Hellenica World

Malachite

Malachite, Malachite

Malachite is a carbonate mineral normally known as "copper carbonate" with the formula Cu2CO3(OH)2. This green-colored mineral crystallizes in the monoclinic crystal system, and most often forms botryoidal, fibrous, or stalagmitic masses. Individual crystals are rare but do occur as slender to acicular prisms. Pseudomorphs after more tabular or blocky azurite crystals also occur.[3]

Etymology and history

The stone's name derives (via Latin: molochītis, Middle French: melochite, and Middle English melochites) from Greek Μολοχίτης λίθος molochitis lithos, "mallow-green stone", from μολόχη molōchē, variant of μαλάχη malāchē, "mallow".[4] The mineral was given this name because due to its resemblance to the leaves of the Mallow plant.[5] Malachite was used as a mineral pigment in green paints from antiquity until about 1800. The pigment is moderately lightfast, very sensitive to acids and varying in color. The natural form was being replaced by its synthetic form, verditer amongst other synthetic greens. It is also used for decorative purposes, such as in the Malachite Room in the Hermitage, which features a large malachite vase. "The Tazza", one of the largest pieces of malachite in North America and a gift from Tsar Nicholas II, stands as the focal point in the center of the room of Linda Hall Library.

Occurrence and historical uses

Malachite often results from weathering of copper ores and is often found together with azurite (Cu3(CO3)2(OH)2), goethite, and calcite. Except for its vibrant green color, the properties of malachite are similar to those of azurite and aggregates of the two minerals occur frequently together. Malachite is more common than azurite and is typically associated with copper deposits around limestones, the source of the carbonate.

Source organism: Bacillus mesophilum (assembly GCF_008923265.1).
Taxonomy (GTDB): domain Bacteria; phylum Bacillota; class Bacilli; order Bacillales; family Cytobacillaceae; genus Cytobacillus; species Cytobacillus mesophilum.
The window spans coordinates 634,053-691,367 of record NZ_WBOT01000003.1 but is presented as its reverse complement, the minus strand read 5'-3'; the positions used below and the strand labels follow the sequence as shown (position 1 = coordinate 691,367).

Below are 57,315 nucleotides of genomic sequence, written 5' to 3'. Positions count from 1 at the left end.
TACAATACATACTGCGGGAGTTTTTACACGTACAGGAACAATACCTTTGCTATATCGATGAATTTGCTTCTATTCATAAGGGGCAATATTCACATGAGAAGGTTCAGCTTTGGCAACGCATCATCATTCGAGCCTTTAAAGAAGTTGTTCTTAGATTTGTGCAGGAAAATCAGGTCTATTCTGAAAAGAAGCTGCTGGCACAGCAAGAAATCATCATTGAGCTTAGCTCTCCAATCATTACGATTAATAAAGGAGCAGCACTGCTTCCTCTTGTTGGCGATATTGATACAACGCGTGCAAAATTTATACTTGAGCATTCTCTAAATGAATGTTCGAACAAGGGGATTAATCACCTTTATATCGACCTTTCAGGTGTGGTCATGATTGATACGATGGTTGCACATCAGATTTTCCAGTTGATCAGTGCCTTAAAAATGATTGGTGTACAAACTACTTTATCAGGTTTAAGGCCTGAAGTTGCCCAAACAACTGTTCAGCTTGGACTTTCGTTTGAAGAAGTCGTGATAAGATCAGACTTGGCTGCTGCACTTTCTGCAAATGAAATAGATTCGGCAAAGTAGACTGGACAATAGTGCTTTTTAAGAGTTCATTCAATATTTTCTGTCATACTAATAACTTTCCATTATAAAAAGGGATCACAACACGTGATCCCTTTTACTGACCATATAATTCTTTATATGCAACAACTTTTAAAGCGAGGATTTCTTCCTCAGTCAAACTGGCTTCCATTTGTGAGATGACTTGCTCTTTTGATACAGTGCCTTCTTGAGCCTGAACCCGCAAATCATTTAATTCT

Large quantities of malachite have been mined in the Urals, Russia. It is found worldwide including in the Democratic Republic of Congo; Zambia; Tsumeb, Namibia; Mexico; Broken Hill, New South Wales; Lyon, France; and in the Southwestern United States notably in Arizona.[6]

In Israel, malachite is extensively mined at Timna valley, often called King Solomon's Mines, although research has revealed an interruption in mining activity at the site during the 10th century BC, the time of the biblical Solomon.[7] Archeological evidence indicates that the mineral has been mined and smelted at the site for over 3,000 years. Most of Timna's current production is also smelted, but the finest pieces are worked into silver jewelry.

References

1. ^ http://rruff.geo.arizona.edu/doclib/hom/malachite.pdf Handbook of Mineralogy
2. ^ http://webmineral.com/data/Malachite.shtml Webmineral data
3. ^ a b http://mindat.org/min-2550.html Mindat
4. ^ http://dictionary.reference.com/browse/Malachite
5. ^ http://www.etymonline.com/index.php?term=malachite
6. ^ http://www.mindat.org/show.php?id=2550&ld=1#themap Mindat with over 8500 locations
7. ^ Parr, Peter J review of "Timma: Valley of the Biblical Copper Mines" by Beno Rothenberg Bulletin of the School of Oriental and African Studies, University of London, Vol. 37, No. 1, In Memory of W. H. Whiteley (1974), pp. 223-224

* Hurlbut, Cornelius S.; Klein, Cornelis, 1985, Manual of Mineralogy, 20th ed., John Wiley and Sons, New York ISBN 0-471-80580-7
* Virtual tour of the Malachite Room




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